The new ReconJet heads-up display (HUD) eyewear is coming to the UK and Ireland next year. It’s essentially a computer that you wear.
We first reported on the ReconJet eyewear, made by Recon Instruments, a couple of months ago. In short, what you get here is a pair of glasses aimed specifically at cyclists, with a small display that you can glance down at with your right eye. The glasses feature GPS and on-board sensors to measure the variables of your ride, along with connectivity to third party sensors and smartphones. You also get a video and stills high-definition camera, a microphone and a speaker.
The idea is that the display sits very low in your line of sight, a little like the dashboard of a car. Most of the time you look at the road over the top of the display, just glancing down when you need to without the need to move your head.
The technology is already used in Oakley Airwave ski/snowboard goggles, for which Recon Instruments provided the know-how. In this case, you get your speed, the temperature, maps and so on displayed on a tiny screen fitted inside the goggles. It is said to be similar to looking at a 14in monitor from a distance of 5ft.
The ReconJet offers you data like speed, pace, your ride time and your vertical ascent – so key variables. It can also use both ANT+ and Bluetooth protocols to talk wirelessly to third party devices – heart rate monitors, power meters, cadence meters and suchlike.
On top of that, you can connect to an iPhone or an Android phone, get call display and even surf the internet (although, obviously, that’s not a great idea when you’re actually riding on the road). You navigate around the pages using what Recon describe as an ‘optical touchpad’. You swipe your fingers – either with or without gloves – across the little pad on the glasses to move about.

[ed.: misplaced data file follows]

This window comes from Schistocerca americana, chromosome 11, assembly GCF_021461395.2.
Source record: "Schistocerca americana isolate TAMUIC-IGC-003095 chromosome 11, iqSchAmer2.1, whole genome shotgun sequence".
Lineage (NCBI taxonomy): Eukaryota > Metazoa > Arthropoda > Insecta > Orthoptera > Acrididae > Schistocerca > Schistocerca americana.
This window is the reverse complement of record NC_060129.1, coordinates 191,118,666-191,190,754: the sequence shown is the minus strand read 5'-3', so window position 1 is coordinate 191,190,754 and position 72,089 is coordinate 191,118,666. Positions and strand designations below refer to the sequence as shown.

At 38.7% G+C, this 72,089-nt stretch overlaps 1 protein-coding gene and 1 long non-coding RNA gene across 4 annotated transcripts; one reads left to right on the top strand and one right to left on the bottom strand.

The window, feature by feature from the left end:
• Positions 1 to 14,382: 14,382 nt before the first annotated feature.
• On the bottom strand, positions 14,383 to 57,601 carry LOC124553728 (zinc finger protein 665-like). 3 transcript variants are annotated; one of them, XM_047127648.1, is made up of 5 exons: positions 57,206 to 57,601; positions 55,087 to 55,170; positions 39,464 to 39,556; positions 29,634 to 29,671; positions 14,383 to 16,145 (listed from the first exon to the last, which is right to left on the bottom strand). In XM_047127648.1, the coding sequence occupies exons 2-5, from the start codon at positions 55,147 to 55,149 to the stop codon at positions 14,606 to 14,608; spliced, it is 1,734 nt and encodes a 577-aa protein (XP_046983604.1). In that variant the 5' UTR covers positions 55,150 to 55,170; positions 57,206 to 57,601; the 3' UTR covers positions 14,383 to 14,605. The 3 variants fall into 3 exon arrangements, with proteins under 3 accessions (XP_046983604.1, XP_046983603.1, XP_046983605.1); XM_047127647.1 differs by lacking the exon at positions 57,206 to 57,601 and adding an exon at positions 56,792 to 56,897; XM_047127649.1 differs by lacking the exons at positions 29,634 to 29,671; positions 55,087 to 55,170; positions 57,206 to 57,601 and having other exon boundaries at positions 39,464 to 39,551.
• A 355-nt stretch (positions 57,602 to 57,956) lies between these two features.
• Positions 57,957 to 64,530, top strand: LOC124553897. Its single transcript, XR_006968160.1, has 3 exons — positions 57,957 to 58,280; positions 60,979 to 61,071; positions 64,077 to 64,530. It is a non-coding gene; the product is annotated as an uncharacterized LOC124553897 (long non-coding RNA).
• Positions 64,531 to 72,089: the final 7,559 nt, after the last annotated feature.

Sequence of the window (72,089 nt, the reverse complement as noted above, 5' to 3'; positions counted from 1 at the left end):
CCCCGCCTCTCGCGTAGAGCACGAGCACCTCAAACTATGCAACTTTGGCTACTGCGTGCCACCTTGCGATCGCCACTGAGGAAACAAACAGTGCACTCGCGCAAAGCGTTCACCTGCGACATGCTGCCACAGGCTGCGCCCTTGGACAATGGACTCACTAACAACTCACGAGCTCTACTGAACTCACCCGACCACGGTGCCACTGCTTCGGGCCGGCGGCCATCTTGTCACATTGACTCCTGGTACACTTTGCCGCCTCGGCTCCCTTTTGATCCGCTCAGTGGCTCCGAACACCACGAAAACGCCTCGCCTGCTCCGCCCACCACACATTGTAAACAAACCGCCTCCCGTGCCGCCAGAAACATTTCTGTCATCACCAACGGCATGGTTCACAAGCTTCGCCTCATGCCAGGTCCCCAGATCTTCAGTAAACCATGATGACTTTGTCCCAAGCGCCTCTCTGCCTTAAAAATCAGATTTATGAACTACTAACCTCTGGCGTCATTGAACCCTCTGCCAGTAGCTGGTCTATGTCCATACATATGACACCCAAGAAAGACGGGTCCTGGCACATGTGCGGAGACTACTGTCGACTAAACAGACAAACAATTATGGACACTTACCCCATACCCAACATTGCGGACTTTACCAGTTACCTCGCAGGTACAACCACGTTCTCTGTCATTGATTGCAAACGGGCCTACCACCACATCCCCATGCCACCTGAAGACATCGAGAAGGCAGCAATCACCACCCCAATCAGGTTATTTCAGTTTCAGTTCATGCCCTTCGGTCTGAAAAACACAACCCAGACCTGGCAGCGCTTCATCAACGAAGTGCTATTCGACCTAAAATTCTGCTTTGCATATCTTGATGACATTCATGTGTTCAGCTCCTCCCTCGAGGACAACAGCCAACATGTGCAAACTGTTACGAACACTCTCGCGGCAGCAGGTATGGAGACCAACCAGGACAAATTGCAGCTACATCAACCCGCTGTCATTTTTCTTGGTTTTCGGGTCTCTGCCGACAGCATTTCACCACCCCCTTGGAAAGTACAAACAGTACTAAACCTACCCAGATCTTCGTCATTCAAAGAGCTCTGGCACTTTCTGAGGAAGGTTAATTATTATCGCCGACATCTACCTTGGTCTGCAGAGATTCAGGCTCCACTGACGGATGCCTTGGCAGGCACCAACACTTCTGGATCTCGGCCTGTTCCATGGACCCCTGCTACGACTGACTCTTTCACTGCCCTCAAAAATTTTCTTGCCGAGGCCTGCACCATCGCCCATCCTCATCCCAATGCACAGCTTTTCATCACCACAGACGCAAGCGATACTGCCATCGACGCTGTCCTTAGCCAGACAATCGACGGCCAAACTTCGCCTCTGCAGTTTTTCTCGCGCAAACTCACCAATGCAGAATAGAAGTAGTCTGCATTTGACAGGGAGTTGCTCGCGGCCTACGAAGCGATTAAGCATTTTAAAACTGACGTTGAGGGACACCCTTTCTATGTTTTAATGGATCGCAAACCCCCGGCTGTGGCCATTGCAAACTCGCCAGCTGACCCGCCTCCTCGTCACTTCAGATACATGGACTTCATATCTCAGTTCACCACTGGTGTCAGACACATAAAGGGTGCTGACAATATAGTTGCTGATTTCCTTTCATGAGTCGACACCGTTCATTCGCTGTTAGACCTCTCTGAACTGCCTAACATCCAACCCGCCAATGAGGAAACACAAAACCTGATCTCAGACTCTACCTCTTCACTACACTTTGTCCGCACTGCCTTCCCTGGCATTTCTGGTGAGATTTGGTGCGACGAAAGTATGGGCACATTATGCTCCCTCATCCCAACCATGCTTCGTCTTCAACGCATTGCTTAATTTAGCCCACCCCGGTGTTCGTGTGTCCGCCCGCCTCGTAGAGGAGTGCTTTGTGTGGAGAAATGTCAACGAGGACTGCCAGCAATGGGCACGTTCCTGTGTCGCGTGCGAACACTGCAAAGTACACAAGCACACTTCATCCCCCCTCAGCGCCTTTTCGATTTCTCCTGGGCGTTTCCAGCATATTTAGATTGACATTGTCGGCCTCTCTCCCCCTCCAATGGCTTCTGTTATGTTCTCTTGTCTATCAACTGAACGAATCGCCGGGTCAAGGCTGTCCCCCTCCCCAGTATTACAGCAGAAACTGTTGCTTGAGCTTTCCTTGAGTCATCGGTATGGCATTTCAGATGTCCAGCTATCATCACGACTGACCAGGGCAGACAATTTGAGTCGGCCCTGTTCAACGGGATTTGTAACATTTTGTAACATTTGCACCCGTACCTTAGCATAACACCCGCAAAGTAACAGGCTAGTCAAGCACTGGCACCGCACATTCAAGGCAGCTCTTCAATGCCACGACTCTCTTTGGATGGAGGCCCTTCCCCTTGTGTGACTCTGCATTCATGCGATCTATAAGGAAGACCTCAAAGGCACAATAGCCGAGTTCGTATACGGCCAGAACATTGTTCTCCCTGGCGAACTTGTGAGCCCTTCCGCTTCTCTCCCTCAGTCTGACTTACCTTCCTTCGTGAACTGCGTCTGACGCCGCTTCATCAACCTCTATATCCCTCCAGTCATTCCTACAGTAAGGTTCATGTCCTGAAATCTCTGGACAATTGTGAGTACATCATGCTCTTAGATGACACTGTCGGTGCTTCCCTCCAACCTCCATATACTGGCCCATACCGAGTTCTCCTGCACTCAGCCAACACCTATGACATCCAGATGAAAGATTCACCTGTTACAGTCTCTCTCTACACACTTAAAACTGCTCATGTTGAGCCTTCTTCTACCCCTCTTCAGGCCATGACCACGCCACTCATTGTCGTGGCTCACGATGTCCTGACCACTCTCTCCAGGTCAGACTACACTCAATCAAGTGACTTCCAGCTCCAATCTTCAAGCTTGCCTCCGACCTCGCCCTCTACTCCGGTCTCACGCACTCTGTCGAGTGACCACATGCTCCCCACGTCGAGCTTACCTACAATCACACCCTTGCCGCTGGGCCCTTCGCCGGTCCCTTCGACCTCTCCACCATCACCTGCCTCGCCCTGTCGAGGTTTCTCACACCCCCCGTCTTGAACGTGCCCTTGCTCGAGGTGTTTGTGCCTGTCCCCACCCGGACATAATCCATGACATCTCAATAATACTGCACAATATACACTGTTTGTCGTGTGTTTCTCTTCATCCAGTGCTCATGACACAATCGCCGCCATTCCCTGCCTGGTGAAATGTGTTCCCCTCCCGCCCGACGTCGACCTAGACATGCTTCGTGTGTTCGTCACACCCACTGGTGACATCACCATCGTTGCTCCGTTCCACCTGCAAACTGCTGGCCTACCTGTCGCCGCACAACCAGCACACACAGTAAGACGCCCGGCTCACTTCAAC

The ReconJet glasses weigh 60g. To put that in context, a pair of fairly standard Northwave Blade sunglasses that we recently tested weighed 25g. You notice the difference in weight, but the ReconJets aren’t uncomfortably heavy.
From February, Recon Instruments products will be distributed in the UK and Ireland by Madison. The company handle many big brands including Shimano, Garmin, GoPro and Lazer. The ReconJet should arrive in the first quarter of the year. A price has yet to be set although the US price, for what it's worth, is $599 (currently £371). Don't expect the UK price to be exactly that but, you know, a US price is better than nothing.
“This may all seem futuristic to some but wearable technology is here right now and will become as invaluable in our lives as the smartphone in your pocket,” said Madison’s CEO Dominic Langan.
The ReconJet has obvious parallels with the Google Glass wearable computer (below) that’s currently being developed. That too has an optical head-mounted display.
There have been rumours on both sides of the Atlantic suggesting that governments might ban drivers from using Google Glass while behind the wheel. That said, Google Glass isn’t widely available yet and driving while using it hasn’t been made illegal anywhere yet. Whether any bans will be introduced, and whether such bans would extend to cycling with broadly similar technology, nobody can say for sure at the moment. The ReconJet might fall into a different category in that it's a sports/performance accessory rather than a more general lifestyle product, who knows?
While we're on the safety issue... The display on the ReconJet is positioned on the right lens. When you ride on the left-hand side of the road like we do in the UK, you most commonly check the traffic over your right shoulder, correct? Not all the time, but mostly. We've tried on the ReconJet glassesbut we've not ridden in them so we could be wrong, but it seems to us that it would be better for us UKers to have the display on the left lens to reduce the possibility of obscuring vision when checking back. Maybe. Just a thought. We might be entirely mistaken, but we're just flagging it up as a question, really.
Mat has worked for more bike magazines than anyone else in the known universe, dating back to a time when this was all just fields. He's been road.cc technical editor for four years, testing bikes, fettling the latest kit, and trying out the most up-to-the-minute clothing. We send him off around the world to get all the news from launches and shows too. When he's not cycling around Wiltshire, he's running around it, or possibly swimming (sadly, he's one of those 'triathletes'). Mat is a youthful 42-year-old Cambridge graduate, GSOH etc.